Innovating for the Asian consumer

KD Suarez

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Innovating for the Asian consumer
Singapore’s research and development program draws global giants that want to reach the Asian consumer

SINGAPORE – It looks like any other salon in a city: rows of black seats draped with the requisite capes, a slew of mirrors, neatly arranged hair care equipment, hair products lining the shelves. But it is actually a research lab.

The Wella Salon, located at the recently opened Singapore Innovation Centre (SgIC), is where consumers are allowed to test the wide range of hair care products that Procter & Gamble (P&G) has designed for Asian consumers.

The SgIC, inaugurated last March 28, is a state-of-the-art research facility focusing on the company’s hair care, skin care, home care, and personal health and grooming products. It is the largest private research center in Singapore.

Spread throughout 6 floors are over 250 laboratory modules (ranging from facilities to test hair care products, scent development, to making packaging prototypes), “collaboration areas” (meeting areas that are designed to encourage people from different units to share ideas), and facilities, such as relaxation areas. It houses around 500 staff, including scientists, engineers, and support staff.

RESEARCH HUB. The Procter & Gamble Singapore Innovation Centre (SgIC), the largest private research center in the city-state. Image courtesy PG

The center is a product of the partnership between the company and the Agency for Science, Technology and Research (A*STAR), the main government agency in charge of developing the R&D sector with the aim of fostering a knowledge-based economy.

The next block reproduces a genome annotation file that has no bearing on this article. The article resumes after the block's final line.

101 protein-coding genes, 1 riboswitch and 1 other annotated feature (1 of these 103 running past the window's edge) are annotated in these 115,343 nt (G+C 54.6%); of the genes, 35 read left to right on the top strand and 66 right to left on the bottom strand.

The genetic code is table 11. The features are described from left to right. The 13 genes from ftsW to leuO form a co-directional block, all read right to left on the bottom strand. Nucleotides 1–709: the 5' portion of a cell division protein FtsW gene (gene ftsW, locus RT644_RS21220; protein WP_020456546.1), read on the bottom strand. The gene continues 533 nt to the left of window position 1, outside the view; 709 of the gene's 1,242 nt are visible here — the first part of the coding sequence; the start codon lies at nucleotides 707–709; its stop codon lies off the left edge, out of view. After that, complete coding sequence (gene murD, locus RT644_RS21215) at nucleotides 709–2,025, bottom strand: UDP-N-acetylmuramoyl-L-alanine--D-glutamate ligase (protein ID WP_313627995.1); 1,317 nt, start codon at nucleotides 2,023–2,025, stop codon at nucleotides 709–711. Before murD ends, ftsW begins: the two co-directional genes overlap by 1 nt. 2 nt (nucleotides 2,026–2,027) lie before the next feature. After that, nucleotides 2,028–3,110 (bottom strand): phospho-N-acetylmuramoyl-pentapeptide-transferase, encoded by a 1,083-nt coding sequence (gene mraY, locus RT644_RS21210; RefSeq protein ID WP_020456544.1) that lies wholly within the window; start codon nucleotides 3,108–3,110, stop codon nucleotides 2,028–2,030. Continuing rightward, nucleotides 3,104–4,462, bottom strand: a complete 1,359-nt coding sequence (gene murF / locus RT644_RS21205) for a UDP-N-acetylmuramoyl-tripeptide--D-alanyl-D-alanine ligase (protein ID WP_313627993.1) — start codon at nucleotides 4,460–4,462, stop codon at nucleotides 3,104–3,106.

They are operating under a Master Research Collaboration Agreement (MRCA), which allows P&G and A*STAR researchers to work together on various projects.

“It’s very different with how we [usually] do partnerships,” explained Anama Dimapilis of  P&G Singapore’s corporate communications division. In most cases, collaborations with external groups tend to be only for a specific project for a specific brand. With A*STAR, it is wide-ranging and cuts across a slew of product lines.

Worth around S$60 million, it is one of the company’s largest public sector research collaborations, with the funding shared between the two entities, she said.

Epicenter of biomedical research

The SgIC is located in the heart of the Biopolis – a master-planned development located in Singapore’s Buona Vista district, dedicated to the biomedical sciences research sector.

Inaugurated in 2003, it is part of the country’s vision to make the sector a key engine in the Singaporean economic machine. It was conceived at a time when the country was starting to shift from a manufacturing-driven economy to a knowledge-based one.

The complex, part of the 200-hectare one-north development, so far has a total of 13 buildings, housing a mix of A*STAR institutes, corporate laboratories, and research centers. It also has private laboratories set up by the city-state and foreign entities. Among these buildings is the SgIC, the only one occupied by a single tenant.

“It started from a few core research institutes and it’s now grown to a stable of about 10 research institutes,” says Germaine Shalla of A*STAR’s corporate communications. “We’re looking at biomedical sciences and every aspect of it.”

Biopolis – developed by A*STAR, the Economic Development Board (EDB), and developer JTC – was planned as a place for collaboration among researchers from different areas of expertise. It aims to foster multidisciplinary research in the biomedical sciences sector.

CONNECTED. Bridges connect the different buildings within the Biopolis complex, meant to ease mobility of scientists & researchers between different labs and to foster collaboration. Image courtesy A*STAR

It lies close Fusionopolis, a similar complex focused on the physical sciences and engineering. Soon, the two will be joined by Mediapolis, currently under development, which will focus on emerging technologies on media and information.